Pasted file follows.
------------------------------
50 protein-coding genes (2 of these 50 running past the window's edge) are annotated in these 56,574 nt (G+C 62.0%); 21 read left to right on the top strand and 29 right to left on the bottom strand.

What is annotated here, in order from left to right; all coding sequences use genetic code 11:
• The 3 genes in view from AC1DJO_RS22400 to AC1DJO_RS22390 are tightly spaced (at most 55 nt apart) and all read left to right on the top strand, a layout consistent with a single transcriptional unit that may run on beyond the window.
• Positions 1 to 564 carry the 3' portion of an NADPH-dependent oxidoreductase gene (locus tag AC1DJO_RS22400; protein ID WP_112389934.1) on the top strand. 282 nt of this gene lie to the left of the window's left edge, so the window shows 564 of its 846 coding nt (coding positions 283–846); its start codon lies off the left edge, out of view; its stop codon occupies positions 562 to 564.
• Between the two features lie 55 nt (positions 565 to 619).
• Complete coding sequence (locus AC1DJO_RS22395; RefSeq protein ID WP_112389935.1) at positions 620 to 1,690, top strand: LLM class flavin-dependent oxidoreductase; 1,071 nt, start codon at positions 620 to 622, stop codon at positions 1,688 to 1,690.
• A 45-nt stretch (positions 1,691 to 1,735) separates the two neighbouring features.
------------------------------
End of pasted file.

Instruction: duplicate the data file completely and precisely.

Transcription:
50 protein-coding genes (2 of these 50 running past the window's edge) are annotated in these 56,574 nt (G+C 62.0%); 21 read left to right on the top strand and 29 right to left on the bottom strand.

What is annotated here, in order from left to right; all coding sequences use genetic code 11:
• The 3 genes in view from AC1DJO_RS22400 to AC1DJO_RS22390 are tightly spaced (at most 55 nt apart) and all read left to right on the top strand, a layout consistent with a single transcriptional unit that may run on beyond the window.
• Positions 1 to 564 carry the 3' portion of an NADPH-dependent oxidoreductase gene (locus tag AC1DJO_RS22400; protein ID WP_112389934.1) on the top strand. 282 nt of this gene lie to the left of the window's left edge, so the window shows 564 of its 846 coding nt (coding positions 283–846); its start codon lies off the left edge, out of view; its stop codon occupies positions 562 to 564.
• Between the two features lie 55 nt (positions 565 to 619).
• Complete coding sequence (locus AC1DJO_RS22395; RefSeq protein ID WP_112389935.1) at positions 620 to 1,690, top strand: LLM class flavin-dependent oxidoreductase; 1,071 nt, start codon at positions 620 to 622, stop codon at positions 1,688 to 1,690.
• A 45-nt stretch (positions 1,691 to 1,735) separates the two neighbouring features.